Lt. Colonel Allen Allensworth - A Significant First

Picture 1Allen Allensworth was born into slavery in Kentucky in 1842. Like many others, the Civil War brought an opportunity to escape to Union lines. Allensworth took this opportunity and joined with the Union hospital Corps after escaping to an encampment of the 44th Illinois Volunteer Regiment - a unit camped near Louisville. In 1863, he joined the US Navy, where he was soon promoted to Captain's Steward serving on the Gunboat Queen's City. After the war, he pursued a life of preaching, married, and eventually returned to the Army as the Chaplain of the 24th Infantry Regiment - the Buffalo Soldiers - holding the rank of Captain, he was among the few black officers in the Army. By the time of his retirement in 1906, he had reached the rank of Lt. Colonel - the first black man to do so.

Allensworth is quickly becoming a person of great interest to me. After his retirement, he moved to Los Angeles, California and worked to develop a black community north of Bakersfield. The town of Allensworth, founded in 1908, was meant to be entirely self sufficient - free from racism, and free from the travails of the post Reconstruction South.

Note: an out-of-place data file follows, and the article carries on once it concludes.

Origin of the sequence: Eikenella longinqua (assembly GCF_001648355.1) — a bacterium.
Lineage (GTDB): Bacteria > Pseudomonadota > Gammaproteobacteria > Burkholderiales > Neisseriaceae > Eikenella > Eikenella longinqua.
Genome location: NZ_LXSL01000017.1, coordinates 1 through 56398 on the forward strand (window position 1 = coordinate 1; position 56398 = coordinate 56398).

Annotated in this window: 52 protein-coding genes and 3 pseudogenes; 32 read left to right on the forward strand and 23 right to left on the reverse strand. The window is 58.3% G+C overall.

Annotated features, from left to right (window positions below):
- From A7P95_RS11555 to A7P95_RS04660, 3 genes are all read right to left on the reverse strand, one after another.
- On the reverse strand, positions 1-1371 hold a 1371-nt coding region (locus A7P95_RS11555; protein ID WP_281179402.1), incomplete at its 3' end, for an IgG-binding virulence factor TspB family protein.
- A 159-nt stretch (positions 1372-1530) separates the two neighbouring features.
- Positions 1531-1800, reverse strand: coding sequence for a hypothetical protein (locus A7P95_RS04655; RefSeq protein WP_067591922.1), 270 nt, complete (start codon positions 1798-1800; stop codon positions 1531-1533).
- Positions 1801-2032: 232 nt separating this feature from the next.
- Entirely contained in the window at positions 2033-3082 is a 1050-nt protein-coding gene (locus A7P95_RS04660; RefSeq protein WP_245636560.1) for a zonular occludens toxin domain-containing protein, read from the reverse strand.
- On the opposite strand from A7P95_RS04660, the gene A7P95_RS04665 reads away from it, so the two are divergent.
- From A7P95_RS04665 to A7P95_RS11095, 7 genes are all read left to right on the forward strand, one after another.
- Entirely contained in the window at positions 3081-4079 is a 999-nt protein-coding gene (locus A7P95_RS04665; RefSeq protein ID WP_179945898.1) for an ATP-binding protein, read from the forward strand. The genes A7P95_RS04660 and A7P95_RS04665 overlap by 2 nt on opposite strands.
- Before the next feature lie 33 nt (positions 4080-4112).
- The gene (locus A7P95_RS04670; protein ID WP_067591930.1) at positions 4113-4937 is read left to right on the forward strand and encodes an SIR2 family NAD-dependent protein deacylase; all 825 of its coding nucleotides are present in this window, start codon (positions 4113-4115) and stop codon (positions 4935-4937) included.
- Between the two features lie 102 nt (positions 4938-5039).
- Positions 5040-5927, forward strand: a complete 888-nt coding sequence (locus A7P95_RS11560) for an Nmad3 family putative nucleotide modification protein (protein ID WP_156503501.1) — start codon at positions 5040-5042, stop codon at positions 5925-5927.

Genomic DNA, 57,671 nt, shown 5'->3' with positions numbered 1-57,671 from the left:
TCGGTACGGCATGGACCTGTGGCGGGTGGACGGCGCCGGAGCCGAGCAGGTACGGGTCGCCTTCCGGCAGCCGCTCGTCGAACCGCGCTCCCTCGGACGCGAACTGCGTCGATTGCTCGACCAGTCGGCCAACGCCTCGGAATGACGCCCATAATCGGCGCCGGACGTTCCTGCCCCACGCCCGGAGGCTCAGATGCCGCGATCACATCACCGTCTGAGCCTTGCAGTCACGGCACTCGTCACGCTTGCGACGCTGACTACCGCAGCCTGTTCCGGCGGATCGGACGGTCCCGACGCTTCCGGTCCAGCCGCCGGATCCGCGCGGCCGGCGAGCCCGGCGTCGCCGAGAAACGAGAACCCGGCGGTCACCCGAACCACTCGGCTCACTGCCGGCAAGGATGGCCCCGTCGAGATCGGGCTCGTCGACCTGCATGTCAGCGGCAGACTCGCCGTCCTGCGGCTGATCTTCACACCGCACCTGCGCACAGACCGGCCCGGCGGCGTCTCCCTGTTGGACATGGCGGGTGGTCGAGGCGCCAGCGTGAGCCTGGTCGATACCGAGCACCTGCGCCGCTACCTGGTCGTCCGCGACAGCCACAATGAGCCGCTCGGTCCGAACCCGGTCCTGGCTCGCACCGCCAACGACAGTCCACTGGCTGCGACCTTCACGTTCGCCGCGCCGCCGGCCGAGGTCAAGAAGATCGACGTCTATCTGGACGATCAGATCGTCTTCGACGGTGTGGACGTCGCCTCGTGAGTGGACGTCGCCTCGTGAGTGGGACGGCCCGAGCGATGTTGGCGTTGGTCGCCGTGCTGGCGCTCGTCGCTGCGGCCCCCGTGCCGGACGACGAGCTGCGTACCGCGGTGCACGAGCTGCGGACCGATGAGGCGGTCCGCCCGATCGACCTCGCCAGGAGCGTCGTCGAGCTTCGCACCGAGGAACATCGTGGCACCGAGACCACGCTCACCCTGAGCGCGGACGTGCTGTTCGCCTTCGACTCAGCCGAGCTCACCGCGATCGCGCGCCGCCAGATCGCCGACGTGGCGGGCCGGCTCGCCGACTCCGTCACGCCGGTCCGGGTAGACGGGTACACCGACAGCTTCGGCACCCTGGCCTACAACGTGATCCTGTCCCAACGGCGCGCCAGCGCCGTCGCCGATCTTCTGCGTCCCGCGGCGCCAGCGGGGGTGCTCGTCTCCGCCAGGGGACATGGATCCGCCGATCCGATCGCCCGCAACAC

Sadly, the town failed. The problem - no water: a problem that comes up a lot in California. AllensPicture 2worth returned to Los Angeles where, in 1914,  he was ingloriously killed in a motorcycle accident. He is buried in the GAR plot at Rosedale Cemetery in Los Angeles.

Allensworth is among several men in my current study of Union veterans who moved Southern California after the war. Did Allensworth develop an identity as a westerner? What sort of identities was he dealing with in a post-Union victory United States that helped inform a possible western outlook? Several identity layers may indeed surface - racial, sectional, gender, class. We shall see - I am planning several trips to the archives including a road trip to the remnants of what was once Allensworth, California.

One thing that is great about this project - it turns out that Los Angeles has a much richer Civil War connection than I had previously thought.

With compliments,